Been E, Kalichman L. Lumbar lordosis. Spine J. 2014 Jan;14(1):87-97. PubMed PMID: 24095099.

Spine J. 2014 Jan;14(1):87-97. doi: 10.1016/j.spinee.2013.07.464. Epub 2013 Oct 2.

Lumbar lordosis.

Been E(1), Kalichman L(2).

Author information:
(1)Physical Therapy Department, Zefat Academic College, Safed, Israel; Department of Anatomy and Anthropology, Sackler Faculty of Medicine, Tel Aviv University, Tel Aviv, Israel. Electronic address: beenella@post.tau.ac.il.
(2)Department of Physical Therapy, Recanati School for Community Health Professions, Faculty of Health Sciences, Ben-Gurion University of the Negev, Beer Sheva, Israel.

Lumbar lordosis is a key postural component that has interested both clinicians and researchers for many years. Despite its wide use in assessing postural abnormalities, there remain many unanswered questions regarding lumbar lordosis measurements. Therefore, in this article we reviewed different factors associated with the lordosis angle based on existing literature and determined normal values of lordosis. We reviewed more than 120 articles that measure and describe the different factors associated with the lumbar lordosis angle. Because of a variety of factors influencing the evaluation of lumbar lordosis such as how to position the patient and the number of vertebrae included in the calculation, we recommend establishing a uniform method of evaluating the lordosis angle. Based on our review, it seems that the optimal position for radiologic measurement of lordosis is standing with arms supported while shoulders are flexed at a 30° angle. There is evidence that many factors, such as age, gender, body mass index, ethnicity, and sport, may affect the lordosis angle, making it difficult to determine uniform normal values. Normal lordosis should be determined based on the specific characteristics of each individual; we therefore presented normal lordosis values for different groups/populations. There is also evidence that the lumbar lordosis angle is positively and significantly associated with spondylolysis and isthmic spondylolisthesis. However, no association has been found with other spinal degenerative features. Inconclusive evidence exists for association between lordosis and low back pain. Additional studies are needed to evaluate these associations. The optimal lordotic range remains unknown and may be related to a variety of individual factors such as weight, activity, muscular strength, and flexibility of the spine and lower extremities.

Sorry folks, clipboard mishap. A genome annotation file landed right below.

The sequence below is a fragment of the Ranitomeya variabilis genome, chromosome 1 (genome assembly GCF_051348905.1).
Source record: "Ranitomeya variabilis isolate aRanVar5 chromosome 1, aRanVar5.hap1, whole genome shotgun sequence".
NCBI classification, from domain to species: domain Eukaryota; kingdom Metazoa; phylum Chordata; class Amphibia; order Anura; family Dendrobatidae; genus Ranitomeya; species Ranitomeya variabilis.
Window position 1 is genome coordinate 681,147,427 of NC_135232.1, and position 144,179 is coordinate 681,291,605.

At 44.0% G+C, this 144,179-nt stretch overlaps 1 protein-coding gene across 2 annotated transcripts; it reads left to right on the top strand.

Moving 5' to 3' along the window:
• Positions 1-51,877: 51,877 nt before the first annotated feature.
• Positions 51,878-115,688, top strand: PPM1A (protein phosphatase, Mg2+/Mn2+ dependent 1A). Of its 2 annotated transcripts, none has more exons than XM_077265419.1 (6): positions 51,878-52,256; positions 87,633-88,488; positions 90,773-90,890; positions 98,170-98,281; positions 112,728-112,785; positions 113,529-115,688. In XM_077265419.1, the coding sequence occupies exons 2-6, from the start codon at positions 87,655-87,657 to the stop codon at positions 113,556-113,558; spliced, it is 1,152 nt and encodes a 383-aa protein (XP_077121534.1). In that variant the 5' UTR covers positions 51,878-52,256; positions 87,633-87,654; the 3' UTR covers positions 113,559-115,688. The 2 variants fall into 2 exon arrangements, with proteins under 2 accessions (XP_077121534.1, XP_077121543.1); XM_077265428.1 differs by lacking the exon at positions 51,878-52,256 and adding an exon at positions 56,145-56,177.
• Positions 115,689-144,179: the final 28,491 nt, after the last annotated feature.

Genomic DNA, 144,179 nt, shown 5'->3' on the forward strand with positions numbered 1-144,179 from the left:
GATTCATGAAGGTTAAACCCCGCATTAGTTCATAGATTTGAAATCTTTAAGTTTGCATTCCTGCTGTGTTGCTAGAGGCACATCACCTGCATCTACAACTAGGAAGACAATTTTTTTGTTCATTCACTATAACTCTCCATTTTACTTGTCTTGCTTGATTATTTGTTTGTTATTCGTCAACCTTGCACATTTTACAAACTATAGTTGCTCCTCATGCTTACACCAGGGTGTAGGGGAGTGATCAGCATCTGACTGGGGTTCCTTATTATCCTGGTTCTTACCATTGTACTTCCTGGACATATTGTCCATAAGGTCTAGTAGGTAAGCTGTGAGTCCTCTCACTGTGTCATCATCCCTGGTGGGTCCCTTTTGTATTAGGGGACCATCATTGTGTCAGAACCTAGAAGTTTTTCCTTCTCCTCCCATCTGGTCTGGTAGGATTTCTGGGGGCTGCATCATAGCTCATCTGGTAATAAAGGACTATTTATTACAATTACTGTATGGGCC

Copyright © 2014 Elsevier Inc. All rights reserved.

PMID: 24095099  [PubMed - indexed for MEDLINE]

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